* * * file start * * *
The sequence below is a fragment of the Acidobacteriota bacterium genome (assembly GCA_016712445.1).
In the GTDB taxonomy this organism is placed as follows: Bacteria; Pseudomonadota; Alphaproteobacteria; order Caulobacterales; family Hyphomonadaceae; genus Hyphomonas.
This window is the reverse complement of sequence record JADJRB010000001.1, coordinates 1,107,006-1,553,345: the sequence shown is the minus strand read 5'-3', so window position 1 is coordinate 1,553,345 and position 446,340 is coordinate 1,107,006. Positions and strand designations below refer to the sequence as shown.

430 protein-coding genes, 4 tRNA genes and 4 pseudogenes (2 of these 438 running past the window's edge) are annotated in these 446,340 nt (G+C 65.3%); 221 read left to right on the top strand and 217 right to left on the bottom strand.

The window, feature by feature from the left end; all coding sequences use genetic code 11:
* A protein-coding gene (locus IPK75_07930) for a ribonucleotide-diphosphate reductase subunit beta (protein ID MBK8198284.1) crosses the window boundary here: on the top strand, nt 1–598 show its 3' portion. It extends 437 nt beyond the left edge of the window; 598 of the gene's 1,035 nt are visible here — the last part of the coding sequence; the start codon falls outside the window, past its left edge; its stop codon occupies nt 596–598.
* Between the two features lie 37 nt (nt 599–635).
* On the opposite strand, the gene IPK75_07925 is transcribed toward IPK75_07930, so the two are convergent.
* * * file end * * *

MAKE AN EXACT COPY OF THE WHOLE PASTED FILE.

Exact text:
The sequence below is a fragment of the Acidobacteriota bacterium genome (assembly GCA_016712445.1).
In the GTDB taxonomy this organism is placed as follows: Bacteria; Pseudomonadota; Alphaproteobacteria; order Caulobacterales; family Hyphomonadaceae; genus Hyphomonas.
This window is the reverse complement of sequence record JADJRB010000001.1, coordinates 1,107,006-1,553,345: the sequence shown is the minus strand read 5'-3', so window position 1 is coordinate 1,553,345 and position 446,340 is coordinate 1,107,006. Positions and strand designations below refer to the sequence as shown.

430 protein-coding genes, 4 tRNA genes and 4 pseudogenes (2 of these 438 running past the window's edge) are annotated in these 446,340 nt (G+C 65.3%); 221 read left to right on the top strand and 217 right to left on the bottom strand.

The window, feature by feature from the left end; all coding sequences use genetic code 11:
* A protein-coding gene (locus IPK75_07930) for a ribonucleotide-diphosphate reductase subunit beta (protein ID MBK8198284.1) crosses the window boundary here: on the top strand, nt 1–598 show its 3' portion. It extends 437 nt beyond the left edge of the window; 598 of the gene's 1,035 nt are visible here — the last part of the coding sequence; the start codon falls outside the window, past its left edge; its stop codon occupies nt 596–598.
* Between the two features lie 37 nt (nt 599–635).
* On the opposite strand, the gene IPK75_07925 is transcribed toward IPK75_07930, so the two are convergent.